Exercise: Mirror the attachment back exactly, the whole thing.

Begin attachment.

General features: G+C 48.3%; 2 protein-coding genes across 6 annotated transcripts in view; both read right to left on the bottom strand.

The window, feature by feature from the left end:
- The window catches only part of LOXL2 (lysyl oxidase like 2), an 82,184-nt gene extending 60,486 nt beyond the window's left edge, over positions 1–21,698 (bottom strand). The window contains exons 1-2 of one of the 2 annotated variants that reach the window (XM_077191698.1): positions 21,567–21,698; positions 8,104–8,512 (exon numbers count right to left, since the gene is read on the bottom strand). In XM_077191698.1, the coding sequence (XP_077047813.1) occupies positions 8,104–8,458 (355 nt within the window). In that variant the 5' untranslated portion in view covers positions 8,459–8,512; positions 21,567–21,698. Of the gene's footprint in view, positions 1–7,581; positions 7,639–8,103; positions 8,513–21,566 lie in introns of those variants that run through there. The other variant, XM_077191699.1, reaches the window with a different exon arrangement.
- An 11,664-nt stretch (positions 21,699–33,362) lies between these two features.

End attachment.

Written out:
General features: G+C 48.3%; 2 protein-coding genes across 6 annotated transcripts in view; both read right to left on the bottom strand.

The window, feature by feature from the left end:
- The window catches only part of LOXL2 (lysyl oxidase like 2), an 82,184-nt gene extending 60,486 nt beyond the window's left edge, over positions 1–21,698 (bottom strand). The window contains exons 1-2 of one of the 2 annotated variants that reach the window (XM_077191698.1): positions 21,567–21,698; positions 8,104–8,512 (exon numbers count right to left, since the gene is read on the bottom strand). In XM_077191698.1, the coding sequence (XP_077047813.1) occupies positions 8,104–8,458 (355 nt within the window). In that variant the 5' untranslated portion in view covers positions 8,459–8,512; positions 21,567–21,698. Of the gene's footprint in view, positions 1–7,581; positions 7,639–8,103; positions 8,513–21,566 lie in introns of those variants that run through there. The other variant, XM_077191699.1, reaches the window with a different exon arrangement.
- An 11,664-nt stretch (positions 21,699–33,362) lies between these two features.